The highly anticipated third book in the critically acclaimed and bestselling series takes the art of being wimpy to a whole new level. Let’s face it: Greg Heffley will never change his wimpy ways. Somebody just needs to explain that to Greg’s father. You see, Frank Heffley actually thinks he can get his son to toughen up, and he enlists Greg in organized sports and other “manly†? endeavors. Of course, Greg is able to easily sidestep his father’s efforts to change him. But when Greg’s dad threatens to send him to military academy, Greg realizes he has to shape up . . . or get shipped out. Greg and his family and friends, who make the Diary of a Wimpy Kid books a must-read for middle school readers, are back and at their best in this hilarious new installment of the series, which is sure to please current fans while attracting new ones. Publishers Weekly-1/19/2009:The third book in this genre-busting series is certain to enlarge Kinney’s presence on the bestseller lists, where the previous titles have taken up residence for the past two years. Kinney’s spot-on humor and winning formula of deadpan text set against cartoons are back in full force. This time, Greg starts off on New Year’s Day (he resolves to “help other people improve,†? telling his mother, “I think you should work on chewing your potato chips more quietly†?) and ends with summer vacation. As he fends off his father’s attempts to make him more of a man (the threat of military school looms), Greg’s hapless adventures include handing out anonymous valentines expressing his true feelings (“Dear James, You smell†?), attempting to impress his classmate Holly and single-handedly wrecking his soccer team’s perfect season. Kinney allows himself some insider humor as well, with Greg noting the “racket†? children’s book authors have going. “All you have to do is make up a character with a snappy name, and then make sure the character learns a lesson at the end of the book.†? Greg, self-centered as ever, may be the exception proving that rule. Ages 8†“12. (Jan.) F&P level: T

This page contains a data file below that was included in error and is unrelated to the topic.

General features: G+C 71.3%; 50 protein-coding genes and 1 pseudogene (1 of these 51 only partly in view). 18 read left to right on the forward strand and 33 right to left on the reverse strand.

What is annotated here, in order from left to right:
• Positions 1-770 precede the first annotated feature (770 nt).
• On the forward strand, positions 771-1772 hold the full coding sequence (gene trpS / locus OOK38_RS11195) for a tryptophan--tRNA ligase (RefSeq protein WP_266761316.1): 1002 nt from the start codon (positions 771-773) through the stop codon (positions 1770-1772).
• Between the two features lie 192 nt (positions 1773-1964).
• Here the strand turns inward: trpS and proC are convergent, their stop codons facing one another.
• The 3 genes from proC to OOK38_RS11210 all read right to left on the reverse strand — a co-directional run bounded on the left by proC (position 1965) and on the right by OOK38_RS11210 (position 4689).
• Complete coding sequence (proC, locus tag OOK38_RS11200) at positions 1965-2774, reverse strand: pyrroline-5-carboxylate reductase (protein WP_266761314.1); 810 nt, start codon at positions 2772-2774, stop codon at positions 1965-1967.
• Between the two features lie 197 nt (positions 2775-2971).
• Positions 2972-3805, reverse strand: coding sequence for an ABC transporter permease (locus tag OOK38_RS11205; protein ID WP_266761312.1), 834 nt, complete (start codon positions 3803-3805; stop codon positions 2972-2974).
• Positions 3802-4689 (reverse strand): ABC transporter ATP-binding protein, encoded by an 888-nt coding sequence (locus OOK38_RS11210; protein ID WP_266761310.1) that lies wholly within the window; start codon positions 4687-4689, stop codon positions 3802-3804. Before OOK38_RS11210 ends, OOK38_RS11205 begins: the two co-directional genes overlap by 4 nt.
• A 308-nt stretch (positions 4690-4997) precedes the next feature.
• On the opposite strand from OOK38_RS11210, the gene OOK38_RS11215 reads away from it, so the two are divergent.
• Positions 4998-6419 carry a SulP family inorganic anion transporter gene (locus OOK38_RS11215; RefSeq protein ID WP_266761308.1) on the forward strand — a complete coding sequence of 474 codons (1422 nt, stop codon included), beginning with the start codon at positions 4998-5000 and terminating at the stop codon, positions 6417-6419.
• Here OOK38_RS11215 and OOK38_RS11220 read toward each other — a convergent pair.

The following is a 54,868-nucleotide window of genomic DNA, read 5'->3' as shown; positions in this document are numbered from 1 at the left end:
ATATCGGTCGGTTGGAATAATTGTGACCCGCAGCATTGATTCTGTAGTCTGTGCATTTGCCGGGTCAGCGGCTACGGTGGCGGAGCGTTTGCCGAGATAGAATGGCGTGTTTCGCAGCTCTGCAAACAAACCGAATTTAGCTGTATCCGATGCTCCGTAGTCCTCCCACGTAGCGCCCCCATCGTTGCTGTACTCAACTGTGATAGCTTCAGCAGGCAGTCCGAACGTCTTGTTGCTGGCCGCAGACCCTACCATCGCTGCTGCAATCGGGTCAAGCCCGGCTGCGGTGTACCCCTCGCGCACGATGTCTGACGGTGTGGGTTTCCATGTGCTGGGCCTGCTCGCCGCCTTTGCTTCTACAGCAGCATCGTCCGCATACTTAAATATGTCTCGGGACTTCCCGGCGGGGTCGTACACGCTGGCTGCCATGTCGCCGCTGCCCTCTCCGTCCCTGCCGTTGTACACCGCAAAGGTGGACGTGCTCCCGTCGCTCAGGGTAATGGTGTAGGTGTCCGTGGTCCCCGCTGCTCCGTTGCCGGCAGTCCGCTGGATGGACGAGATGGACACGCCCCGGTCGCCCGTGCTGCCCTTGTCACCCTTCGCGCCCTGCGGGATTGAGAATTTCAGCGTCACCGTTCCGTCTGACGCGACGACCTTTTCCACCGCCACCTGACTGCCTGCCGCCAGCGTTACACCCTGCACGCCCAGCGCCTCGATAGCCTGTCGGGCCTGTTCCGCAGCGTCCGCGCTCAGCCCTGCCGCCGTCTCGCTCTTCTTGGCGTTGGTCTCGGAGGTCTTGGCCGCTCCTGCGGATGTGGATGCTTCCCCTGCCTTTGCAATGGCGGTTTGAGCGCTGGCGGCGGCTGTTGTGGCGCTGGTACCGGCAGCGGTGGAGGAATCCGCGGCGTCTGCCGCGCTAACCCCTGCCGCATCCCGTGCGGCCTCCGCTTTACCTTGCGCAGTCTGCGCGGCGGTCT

The hilarious, colorful #1 New York Times bestselling phenomenon that every kid wants! Gift a copy to someone you love today.